How did that happen? That’s the question that Mina Morkoç asks herself when she sees the result of the Rotterdam municipal council elections. Her party GroenLinks has again won five seats, meaning that as number five on the list, Morkoç will be a member of the municipal council for the next four years. What particularly stands out is the huge number of preferential votes she received. Of the nearly twenty thousand GroenLinks votes in Rotterdam, the student received 2,780. Only party leader Bokhove received more.
Beter dan gedacht
“I was in shock. I worked really hard over the past few weeks and went out a lot to present myself. I felt I’d done well, but this is much better than I thought. It shows that we really need a young person who thinks about a green future for the city.”
After all the festivities in recent days, the real work will soon start for Morkoç. From next week, training sessions and workshops will prepare her for council work. “I’m going to absorb all the knowledge like a sponge, and particularly remember lots of names,” she laughs. “It’s going to a lot of fun, a real learning curve. What do I hope to achieve? I want to work towards a green and inclusive city where everyone feels safe and where also the LGBTI community can walk hand in hand to a better future.”
Mina is appalled that there are no students in the Rotterdam council
Five students explain why they are running for local office in the elections on 16 March.…
'Feeling the effects of a good night out’
In Kralingen, too, it was party time for Friso van Gruijthuijsen. When he woke up on Saturday morning ‘feeling the effects of a good night out’, the results of the district council elections soon banished his hangover. Nearly twelve hundred Kralingen residents voted for the Econometrics and Economics student, more than enough for one of the nine places in the district council.
“I was very surprised, particularly by the number of votes. But I felt that the campaign had gone well. I talked to lots of students who told me that they normally wouldn’t vote for someone from the VVD. But because they wanted a student in the district council, they planned to vote for me. That’s the nice thing about the district council. It’s about the district, not the parties.”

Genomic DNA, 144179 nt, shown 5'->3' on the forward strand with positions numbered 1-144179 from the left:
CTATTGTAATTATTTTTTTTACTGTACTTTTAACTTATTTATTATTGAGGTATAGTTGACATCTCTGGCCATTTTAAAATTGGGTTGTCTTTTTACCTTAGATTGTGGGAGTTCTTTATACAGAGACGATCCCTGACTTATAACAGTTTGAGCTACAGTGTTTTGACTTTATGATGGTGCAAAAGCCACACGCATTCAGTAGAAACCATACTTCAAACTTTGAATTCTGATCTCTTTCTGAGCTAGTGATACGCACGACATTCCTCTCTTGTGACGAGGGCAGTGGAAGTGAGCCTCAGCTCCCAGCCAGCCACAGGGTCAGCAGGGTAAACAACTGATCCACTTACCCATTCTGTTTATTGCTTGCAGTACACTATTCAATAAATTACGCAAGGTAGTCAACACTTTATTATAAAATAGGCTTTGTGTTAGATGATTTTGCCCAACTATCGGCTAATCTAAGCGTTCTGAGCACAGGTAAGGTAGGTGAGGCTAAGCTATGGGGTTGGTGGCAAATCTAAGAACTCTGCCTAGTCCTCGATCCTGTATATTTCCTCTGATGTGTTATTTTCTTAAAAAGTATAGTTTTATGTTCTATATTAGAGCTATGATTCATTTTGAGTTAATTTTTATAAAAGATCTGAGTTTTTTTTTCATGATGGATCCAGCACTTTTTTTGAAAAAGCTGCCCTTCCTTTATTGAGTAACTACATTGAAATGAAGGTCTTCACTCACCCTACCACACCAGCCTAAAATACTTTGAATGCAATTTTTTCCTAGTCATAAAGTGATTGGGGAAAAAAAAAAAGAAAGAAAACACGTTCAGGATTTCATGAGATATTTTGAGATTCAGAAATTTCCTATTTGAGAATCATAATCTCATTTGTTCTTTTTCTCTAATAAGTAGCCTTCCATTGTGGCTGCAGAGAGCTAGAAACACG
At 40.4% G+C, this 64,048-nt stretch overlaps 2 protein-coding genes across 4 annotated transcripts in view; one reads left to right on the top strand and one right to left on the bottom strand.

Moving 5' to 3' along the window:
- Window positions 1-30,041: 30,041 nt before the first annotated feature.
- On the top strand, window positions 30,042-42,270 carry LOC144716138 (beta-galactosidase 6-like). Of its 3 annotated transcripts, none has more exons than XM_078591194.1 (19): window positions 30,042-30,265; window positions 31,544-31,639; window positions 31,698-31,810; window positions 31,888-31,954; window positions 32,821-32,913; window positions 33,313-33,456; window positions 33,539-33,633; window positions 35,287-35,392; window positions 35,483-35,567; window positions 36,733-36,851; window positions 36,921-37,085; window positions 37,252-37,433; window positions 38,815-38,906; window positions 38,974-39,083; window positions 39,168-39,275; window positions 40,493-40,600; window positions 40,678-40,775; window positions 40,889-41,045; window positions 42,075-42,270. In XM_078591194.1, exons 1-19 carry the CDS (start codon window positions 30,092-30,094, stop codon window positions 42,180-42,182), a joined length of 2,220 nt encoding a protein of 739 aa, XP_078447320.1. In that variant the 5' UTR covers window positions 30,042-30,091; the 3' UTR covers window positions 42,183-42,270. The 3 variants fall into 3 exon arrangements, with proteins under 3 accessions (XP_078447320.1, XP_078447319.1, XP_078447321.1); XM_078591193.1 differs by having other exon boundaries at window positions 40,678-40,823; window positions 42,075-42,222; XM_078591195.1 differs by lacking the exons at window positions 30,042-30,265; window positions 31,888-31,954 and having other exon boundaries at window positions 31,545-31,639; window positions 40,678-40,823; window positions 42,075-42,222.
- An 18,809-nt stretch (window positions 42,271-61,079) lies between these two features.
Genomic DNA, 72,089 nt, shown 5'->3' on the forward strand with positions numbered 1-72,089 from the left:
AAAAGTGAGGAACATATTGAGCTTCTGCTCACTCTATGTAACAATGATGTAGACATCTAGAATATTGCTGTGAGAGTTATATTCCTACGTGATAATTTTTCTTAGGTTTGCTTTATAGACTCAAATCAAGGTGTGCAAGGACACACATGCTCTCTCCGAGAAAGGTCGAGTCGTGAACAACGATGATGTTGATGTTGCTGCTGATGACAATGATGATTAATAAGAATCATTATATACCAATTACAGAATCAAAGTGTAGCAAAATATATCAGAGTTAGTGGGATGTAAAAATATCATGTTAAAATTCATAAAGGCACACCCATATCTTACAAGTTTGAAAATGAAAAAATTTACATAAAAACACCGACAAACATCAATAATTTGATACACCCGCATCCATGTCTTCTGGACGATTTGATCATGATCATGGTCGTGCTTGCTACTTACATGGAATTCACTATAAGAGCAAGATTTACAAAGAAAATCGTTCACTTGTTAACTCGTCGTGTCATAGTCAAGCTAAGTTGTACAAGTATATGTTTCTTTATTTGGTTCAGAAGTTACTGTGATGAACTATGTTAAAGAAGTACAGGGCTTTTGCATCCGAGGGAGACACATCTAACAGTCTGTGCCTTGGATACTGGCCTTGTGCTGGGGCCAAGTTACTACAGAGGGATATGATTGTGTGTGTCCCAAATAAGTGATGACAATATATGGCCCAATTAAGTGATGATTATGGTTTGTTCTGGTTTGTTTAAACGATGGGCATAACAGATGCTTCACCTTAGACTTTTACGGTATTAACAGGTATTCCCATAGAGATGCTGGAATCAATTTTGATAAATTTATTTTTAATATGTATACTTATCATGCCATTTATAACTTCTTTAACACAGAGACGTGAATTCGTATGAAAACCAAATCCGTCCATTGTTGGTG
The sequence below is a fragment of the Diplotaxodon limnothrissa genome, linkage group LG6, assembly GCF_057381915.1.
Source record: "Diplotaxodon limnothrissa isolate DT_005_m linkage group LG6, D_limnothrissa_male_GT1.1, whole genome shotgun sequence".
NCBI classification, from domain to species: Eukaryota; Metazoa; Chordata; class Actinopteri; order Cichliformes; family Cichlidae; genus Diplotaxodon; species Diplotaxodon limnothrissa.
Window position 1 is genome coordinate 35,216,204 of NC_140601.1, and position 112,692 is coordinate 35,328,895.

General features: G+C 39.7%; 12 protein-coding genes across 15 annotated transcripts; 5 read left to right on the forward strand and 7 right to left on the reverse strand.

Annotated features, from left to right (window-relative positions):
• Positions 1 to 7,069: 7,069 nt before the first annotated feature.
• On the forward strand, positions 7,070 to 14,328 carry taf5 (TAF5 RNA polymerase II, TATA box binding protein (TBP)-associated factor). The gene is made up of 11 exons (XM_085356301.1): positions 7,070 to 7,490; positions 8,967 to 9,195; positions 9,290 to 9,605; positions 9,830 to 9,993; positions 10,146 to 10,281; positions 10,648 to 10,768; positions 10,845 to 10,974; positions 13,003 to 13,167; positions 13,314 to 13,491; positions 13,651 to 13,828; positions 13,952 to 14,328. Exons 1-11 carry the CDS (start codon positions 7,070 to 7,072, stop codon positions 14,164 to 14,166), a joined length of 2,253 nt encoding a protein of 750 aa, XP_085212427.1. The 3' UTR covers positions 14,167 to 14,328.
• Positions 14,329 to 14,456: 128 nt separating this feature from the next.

With the support of the students, he hopes he can make a difference in the coming years. Because although the district council has an advisory role, Van Gruijthuijsen has plenty of ideas. “During the campaign, I often heard that the area around the Kralingse Plas really isn’t safe in the evening. I want to do something about that. And I want to make sure that the houses that are built in Kralingen in the coming years will mainly be for students.”
Econometrics student Friso wants to make Kralingen better
Five students running for office in the 16 March municipal elections share their stories.…
For Tom Janssen, number three on the list and campaign leader of the VVD in Schiedam, nearly all his wishes came true. His party held on to their current six seats, continued to be the biggest party in the city and received a higher percentage of the votes than four years ago. Janssen was therefore proud of the result.
“As campaign leader, you have an extra responsibility. You take all kinds of decisions during the campaign, but you only see the result on election night. Nationally, the VVD lost quite a lot of seats, so I’m really proud that we managed to get more votes.”
Only Janssen’s wish to no longer be the youngest council member wasn’t fulfilled. Although the departure of many current councillors means he is now one of the more experienced members of the council, he is still the youngest. “But I really enjoy helping our two new council members. That makes my role a bit different than four years ago.”
Tom hopes he’s not the youngest council member this time around
Five students explain why they are running for local office in the 16 March elections.…
For the two students trying to get a seat in the municipal council for the CDA, election night was less successful. In Gemert-Bakel, the party dropped from 11 to 8 seats, meaning that as number 14 on the list, Hendrik van Hout did not make the council. And as number 6 on the list, Josephine Hartmann did not get enough votes to get a seat in Gelderse Berg en Dal, where the CDA dropped from 4 to 3 seats.